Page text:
HomeWorld NewsBank of England and Fed: one solution for different problems

Bank of England and Fed: one solution for different problems

Of all the central banks in the world, the Bank of England (BoE) has been the most far-sighted and shrewd in recognizing unprecedented inflation that would sink the economy, before the US Federal Reserve, which in 2021 thought it was transient and of absolutely no concern except to say mea culpa this year, and before the ECB, which while sensing the danger took its first countermeasures only this year.

Bank of England analysts say inflation will continue to rise

Bank of England analysts expect that the peak of inflation that will hit the country is yet to come and that it will reach 13.3% in the next semester, despite the fact that by now all the world’s central banks have begun to take their first steps and therefore the systemic and contagion risk is somewhat more tenuous.

Currently, in neighboring Europe, of which until recently it was a part (before Brexit that changed its fate) the inflation rate stands at 9.1%, above that of the US but well below what is happening across the Channel.

The Fed, which raised rates by a total of 250 basis points after a lackluster start, is now reaping the first fruits of a job that started late but took the right direction over time with aggressive policy by the US central bank.

At Jackson Hole, the annual symposium where it is customary for the President of the US Central Bank to draw a picture of the country’s economic situation and give a view for the monetary policies to be undertaken from there on, Powell was very concrete to the point of startling the markets, which have been reacting with the same degree but in the opposite direction.

Powell explained at the symposium that what the Fed has done has been an excellent job but nevertheless it is not enough and America needs this policy of rate hikes to continue so as to put an end as soon as possible to this evil that afflicts both finance and above all the real economy putting a strain on American families that nevertheless start from an economic situation that is all in all better than that of families across the Atlantic.

inflation gran bretagna
Inflation will hit new records according to analysts

In short, rate policy must move forward, and already analysts and economists around the world are almost unanimously agreeing that the Fed will implement an additional 75 basis point increase at the next useful opportunity.

Markets already tested by Powell’s statements seem to have already discounted this scenario, and complicit with a better labor market situation than the rest of the globe this is relatively affecting households and their purchasing power.

Despite price increases in energy and commodities in general and a CPI almost in double digits though declining slightly, the purchasing power of American households has been filed down but it is not yet something that worries the social fabric, American companies are also turning in the same situation and some seem to be weathering the backlash well (particularly luxury companies) by offloading the price increases on final prices to the consumer, while others optimizing the supply chain and rationing for the future in view of a year and a half, maybe two, of tightening.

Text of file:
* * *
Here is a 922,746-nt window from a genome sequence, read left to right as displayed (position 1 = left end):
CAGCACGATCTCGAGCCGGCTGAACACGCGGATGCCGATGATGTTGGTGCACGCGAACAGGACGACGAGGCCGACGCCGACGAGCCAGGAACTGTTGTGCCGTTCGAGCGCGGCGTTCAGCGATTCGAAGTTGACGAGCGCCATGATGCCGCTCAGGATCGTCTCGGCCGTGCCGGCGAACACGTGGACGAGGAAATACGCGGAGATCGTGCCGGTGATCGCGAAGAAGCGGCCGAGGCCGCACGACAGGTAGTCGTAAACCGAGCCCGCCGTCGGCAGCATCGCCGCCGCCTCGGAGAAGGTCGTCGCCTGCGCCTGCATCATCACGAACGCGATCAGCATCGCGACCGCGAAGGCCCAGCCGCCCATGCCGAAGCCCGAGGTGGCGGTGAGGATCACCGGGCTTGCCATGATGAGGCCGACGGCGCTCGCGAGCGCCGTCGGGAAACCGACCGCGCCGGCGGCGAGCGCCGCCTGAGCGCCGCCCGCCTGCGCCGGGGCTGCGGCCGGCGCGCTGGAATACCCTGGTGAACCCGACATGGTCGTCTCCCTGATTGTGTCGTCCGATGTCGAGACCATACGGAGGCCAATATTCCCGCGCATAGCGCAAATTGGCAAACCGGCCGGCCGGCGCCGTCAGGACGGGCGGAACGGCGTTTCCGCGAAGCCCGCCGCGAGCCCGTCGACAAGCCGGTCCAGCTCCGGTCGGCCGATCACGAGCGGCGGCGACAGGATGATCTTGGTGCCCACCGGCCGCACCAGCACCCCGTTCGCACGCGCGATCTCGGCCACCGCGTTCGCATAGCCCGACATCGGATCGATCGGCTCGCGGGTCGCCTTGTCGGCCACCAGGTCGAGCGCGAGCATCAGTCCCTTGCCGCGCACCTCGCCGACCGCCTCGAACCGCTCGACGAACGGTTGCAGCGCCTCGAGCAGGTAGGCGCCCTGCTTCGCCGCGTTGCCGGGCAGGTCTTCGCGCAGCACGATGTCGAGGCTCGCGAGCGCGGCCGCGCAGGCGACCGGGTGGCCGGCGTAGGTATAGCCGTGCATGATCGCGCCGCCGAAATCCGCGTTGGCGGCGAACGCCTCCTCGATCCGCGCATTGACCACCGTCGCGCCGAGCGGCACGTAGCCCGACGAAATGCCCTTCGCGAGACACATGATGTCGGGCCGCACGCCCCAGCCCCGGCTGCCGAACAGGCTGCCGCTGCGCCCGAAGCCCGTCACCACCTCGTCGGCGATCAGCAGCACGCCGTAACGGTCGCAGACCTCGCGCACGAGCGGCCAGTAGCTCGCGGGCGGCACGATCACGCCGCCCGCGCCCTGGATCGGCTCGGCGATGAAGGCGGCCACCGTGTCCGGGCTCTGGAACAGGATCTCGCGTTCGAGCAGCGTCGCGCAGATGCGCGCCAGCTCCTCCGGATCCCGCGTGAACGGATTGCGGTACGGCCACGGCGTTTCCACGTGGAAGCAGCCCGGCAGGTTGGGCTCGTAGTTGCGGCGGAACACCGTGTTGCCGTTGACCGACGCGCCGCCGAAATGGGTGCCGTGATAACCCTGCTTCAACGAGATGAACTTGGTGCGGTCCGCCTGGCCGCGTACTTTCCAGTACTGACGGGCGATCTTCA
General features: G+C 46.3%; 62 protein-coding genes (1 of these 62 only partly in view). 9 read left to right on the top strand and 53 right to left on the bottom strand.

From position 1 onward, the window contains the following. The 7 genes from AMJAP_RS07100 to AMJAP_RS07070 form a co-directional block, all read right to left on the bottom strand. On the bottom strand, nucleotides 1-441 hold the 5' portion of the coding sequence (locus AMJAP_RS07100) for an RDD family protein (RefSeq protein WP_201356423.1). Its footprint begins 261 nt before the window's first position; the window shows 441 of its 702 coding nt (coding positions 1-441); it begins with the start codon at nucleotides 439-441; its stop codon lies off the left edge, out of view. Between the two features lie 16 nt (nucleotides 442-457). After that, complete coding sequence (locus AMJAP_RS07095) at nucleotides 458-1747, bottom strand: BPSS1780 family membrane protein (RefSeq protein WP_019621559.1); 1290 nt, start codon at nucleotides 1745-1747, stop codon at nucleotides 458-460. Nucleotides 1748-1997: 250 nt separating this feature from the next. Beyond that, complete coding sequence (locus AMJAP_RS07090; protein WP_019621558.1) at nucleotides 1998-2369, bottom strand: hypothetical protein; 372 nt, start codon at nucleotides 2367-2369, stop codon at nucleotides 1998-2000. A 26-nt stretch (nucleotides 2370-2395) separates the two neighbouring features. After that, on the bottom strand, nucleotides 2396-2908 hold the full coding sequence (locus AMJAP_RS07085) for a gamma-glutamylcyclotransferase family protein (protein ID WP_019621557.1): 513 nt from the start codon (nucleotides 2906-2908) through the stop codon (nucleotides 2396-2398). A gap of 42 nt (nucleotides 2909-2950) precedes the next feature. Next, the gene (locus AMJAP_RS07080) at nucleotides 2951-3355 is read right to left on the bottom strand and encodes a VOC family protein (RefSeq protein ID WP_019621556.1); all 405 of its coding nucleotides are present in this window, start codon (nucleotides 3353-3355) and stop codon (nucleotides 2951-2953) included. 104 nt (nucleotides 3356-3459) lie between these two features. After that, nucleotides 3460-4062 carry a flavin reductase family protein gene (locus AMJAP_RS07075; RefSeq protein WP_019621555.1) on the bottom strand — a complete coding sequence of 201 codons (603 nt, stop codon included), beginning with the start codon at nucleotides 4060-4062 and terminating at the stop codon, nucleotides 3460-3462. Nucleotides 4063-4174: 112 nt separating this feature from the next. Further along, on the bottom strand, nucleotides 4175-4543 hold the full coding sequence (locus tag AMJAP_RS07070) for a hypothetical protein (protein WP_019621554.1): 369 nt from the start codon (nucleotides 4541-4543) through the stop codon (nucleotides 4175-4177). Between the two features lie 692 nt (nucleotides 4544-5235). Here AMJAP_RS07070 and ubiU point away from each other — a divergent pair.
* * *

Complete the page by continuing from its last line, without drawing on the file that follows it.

Against this backdrop, cryptocurrencies and Bitcoin in particular are catching up and increasingly raising their capitalization.

In this economic cycle they have often come to the rescue of downtrodden populations in the real economy and what was a snubbed asset is increasingly taking root around the world. To date, Bitcoin has surpassed the market capitalization of Bank of America, a sign of great appeal from both the markets and smaller savers.

Examples such as that of El Salvador, Nigeria but also of the huge sums donated in the war in Eastern Europe in support of the local population in a beautiful contest of solidarity are virtuous instances of how, despite a bear market, the crypto world can do its part to help people.

Athens cries but even Sparta can’t laugh”, and this metaphor helps us understand that although British cousins are gripped by the same problem as the United States, the less strong economy, a higher cost of living, and a more tightly wound labor market than across the Atlantic-British society is not responding with the same resilience.

In a tweet, Watcher Guru pointed out that 60% of British manufacturing businesses are at risk of bankruptcy.

This risk is all the more tangible when you add the war between Ukraine and Russia to the situation, which appears to have returned the old continent to a modern Dark Ages in which many homes will go without heating and fossil fuels will be paid for like Gold.

Russia has officially stopped supplies and countries are organizing themselves with rationing and a differentiation of gas suppliers to make up for the losses of the Russian side on which countries on the continent, including the UK were largely dependent.

The Bank of England’s aggressive Powell-style policy aims, among other things, to strengthen the pound against the dollar so as to pay less for liquid gas from New York tankers landing in the country but this is at the expense of the real economy of citizens who pay the consequences in other ways.


George Michael Belardinelli
George Michael Belardinelli
A former corporate manager at Carifac Spa and later at Veneto Banca Scpa, blogger and Rhumière, over the years he has become passionate about philosophy and the opportunities that innovation and the media make available to us, in particular the metaverse and augmented reality